• Health plans and health insurance companies (e.g., health maintenance organizations and preferred provider organizations)
• Healthcare clearinghouses (e.g., billing services)
• Healthcare providers (e.g., doctors, dentists, chiropractors, therapists, hospitals, nursing facilities, clinics, pharmacies, hospices, and home health agencies)
Protecting Patient Privacy
The privacy protections of HIPAA apply to all PHI, which includes:
• Information created or received by a covered entity or an employer that relates to a patient’s past, present, or future health condition, health treatment, or payment for healthcare services
• Information that can identify an individual (e.g., name, address, telephone number, email address, date of birth, Social Security number, diagnosis, medical record number, employer, position, or other identifying data)
• The patient record
PHI can be in any format (e.g., paper, electronic, or oral). If a provider needs to disclose a patient’s PHI for purposes of providing healthcare, the provider needs to obtain that patient’s consent. Reasons for disclosing PHI include routine healthcare-related uses of the information, such as when a doctor consults with another doctor to provide better care for an individual. If a covered entity wants to disclose a person’s PHI for purposes other than providing care, the covered entity needs that person’s specific authorization.
The difference between consent and specific authorization is that to give consent, a patient must sign a form. He or she needs to sign the consent only one time for each provider. The consent will apply whenever that provider discloses the patient’s PHI for purposes of providing healthcare.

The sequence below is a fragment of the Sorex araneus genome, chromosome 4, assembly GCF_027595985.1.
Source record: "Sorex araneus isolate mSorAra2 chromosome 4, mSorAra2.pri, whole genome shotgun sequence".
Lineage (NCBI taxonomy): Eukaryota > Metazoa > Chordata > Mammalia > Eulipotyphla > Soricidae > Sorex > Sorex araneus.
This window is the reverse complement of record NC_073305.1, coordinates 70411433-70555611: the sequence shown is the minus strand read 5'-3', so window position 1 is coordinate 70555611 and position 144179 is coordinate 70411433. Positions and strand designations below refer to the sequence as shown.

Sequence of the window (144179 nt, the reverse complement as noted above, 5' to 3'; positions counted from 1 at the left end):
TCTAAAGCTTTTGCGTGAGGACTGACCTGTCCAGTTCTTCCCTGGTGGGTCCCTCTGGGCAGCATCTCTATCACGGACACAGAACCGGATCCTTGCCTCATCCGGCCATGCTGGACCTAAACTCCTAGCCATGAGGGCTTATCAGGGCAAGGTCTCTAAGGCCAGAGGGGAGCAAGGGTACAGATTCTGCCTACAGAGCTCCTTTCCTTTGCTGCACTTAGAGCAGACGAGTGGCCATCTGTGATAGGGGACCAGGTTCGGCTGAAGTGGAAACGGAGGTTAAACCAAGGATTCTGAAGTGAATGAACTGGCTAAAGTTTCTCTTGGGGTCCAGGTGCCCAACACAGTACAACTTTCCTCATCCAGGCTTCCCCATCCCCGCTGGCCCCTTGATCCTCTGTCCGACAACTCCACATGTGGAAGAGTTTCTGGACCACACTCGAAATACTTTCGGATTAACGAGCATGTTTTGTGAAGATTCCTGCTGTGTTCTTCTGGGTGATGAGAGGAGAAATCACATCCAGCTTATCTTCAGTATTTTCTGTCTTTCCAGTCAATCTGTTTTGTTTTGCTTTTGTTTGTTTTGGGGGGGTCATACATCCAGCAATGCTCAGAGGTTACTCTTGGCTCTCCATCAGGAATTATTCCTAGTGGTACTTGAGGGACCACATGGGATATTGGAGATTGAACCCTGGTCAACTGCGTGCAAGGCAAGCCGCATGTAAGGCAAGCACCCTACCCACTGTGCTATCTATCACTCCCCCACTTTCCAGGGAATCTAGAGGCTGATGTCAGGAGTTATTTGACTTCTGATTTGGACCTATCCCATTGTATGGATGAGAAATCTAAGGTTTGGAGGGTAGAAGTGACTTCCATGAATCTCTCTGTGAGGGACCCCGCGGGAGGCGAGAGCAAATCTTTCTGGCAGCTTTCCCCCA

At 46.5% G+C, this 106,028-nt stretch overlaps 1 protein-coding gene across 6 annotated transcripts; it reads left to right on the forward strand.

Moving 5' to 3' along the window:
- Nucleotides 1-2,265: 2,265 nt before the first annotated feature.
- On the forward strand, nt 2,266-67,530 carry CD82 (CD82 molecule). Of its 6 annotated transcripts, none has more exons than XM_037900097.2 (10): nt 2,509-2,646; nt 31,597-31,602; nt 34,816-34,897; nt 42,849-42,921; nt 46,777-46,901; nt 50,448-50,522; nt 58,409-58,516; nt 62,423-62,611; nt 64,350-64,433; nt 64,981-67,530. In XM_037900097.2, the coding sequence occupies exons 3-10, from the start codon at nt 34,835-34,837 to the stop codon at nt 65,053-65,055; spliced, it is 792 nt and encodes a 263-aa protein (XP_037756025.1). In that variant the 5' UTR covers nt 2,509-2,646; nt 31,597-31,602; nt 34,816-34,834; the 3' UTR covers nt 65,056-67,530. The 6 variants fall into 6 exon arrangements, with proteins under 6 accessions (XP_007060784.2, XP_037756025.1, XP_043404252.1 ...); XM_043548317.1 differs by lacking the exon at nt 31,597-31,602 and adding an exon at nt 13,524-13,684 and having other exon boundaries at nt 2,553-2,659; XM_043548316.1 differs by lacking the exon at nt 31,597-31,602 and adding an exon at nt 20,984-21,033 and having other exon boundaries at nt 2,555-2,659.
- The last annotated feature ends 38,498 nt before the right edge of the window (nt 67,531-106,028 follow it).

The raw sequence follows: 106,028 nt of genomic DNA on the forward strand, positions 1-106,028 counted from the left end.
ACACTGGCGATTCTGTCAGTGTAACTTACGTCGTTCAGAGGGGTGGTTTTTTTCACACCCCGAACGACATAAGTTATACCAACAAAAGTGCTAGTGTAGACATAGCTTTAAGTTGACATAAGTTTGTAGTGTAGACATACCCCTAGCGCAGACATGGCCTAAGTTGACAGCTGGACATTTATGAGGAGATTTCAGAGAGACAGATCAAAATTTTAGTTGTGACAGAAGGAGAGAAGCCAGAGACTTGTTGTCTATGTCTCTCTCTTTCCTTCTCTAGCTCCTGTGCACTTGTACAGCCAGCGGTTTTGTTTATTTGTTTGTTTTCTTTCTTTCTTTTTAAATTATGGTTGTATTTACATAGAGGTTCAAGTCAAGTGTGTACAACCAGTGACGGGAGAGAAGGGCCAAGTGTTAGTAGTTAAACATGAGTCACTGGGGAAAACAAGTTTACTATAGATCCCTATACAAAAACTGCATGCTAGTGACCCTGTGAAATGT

Specific authorization is required when a covered entity wants to use or disclose a patient’s PHI for purposes not related to providing healthcare. The patient must sign an authorization form for each specific instance in that case.
The HIPAA privacy rule generally permits covered entities to disclose PHI without a patient’s specific authorization in the following situations, depending on state or local law:
• Public health needs (e.g., infectious disease registries)
• Mandatory reporting of a child or elder abuse and neglect
• Judicial and administrative proceedings
• Substantial communication barriers
If there is no state or local law specifically requiring disclosure of information in the instances listed, covered entities are required to use professional judgment in deciding whether to disclose information and exactly how much to disclose.
A covered entity must allow a person to view and photocopy his or her own PHI if that person submits a request. An organization may charge the person for copies of records. In a few special circumstances, such as when a covered entity has compiled information for use in a civil, criminal, or administrative proceeding, that entity does not have to give a person access to his or her PHI.
A covered entity may deny a patient access to the PHI if it has reason to believe that access would create a risk of danger to that patient’s health. If a patient believes that his or her PHI contains information that is incorrect, he or she may ask the covered entity to make changes. The covered entity may deny the request if it believes that the current information is accurate and complete or if it did not create the information.
Covered entities are also required to do the following:
• Notify patients about their privacy rights. This can be done by producing a clear, written explanation of how the provider may use and also disclose the patient’s health information.